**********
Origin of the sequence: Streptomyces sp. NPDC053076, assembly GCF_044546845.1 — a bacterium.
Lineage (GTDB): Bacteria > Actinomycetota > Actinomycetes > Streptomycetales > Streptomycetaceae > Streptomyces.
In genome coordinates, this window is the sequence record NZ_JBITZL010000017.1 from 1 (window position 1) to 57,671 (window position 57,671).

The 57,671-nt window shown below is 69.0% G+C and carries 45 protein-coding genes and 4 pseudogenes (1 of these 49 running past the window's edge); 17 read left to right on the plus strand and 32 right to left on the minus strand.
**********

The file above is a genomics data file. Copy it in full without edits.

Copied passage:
Origin of the sequence: Streptomyces sp. NPDC053076, assembly GCF_044546845.1 — a bacterium.
Lineage (GTDB): Bacteria > Actinomycetota > Actinomycetes > Streptomycetales > Streptomycetaceae > Streptomyces.
In genome coordinates, this window is the sequence record NZ_JBITZL010000017.1 from 1 (window position 1) to 57,671 (window position 57,671).

The 57,671-nt window shown below is 69.0% G+C and carries 45 protein-coding genes and 4 pseudogenes (1 of these 49 running past the window's edge); 17 read left to right on the plus strand and 32 right to left on the minus strand.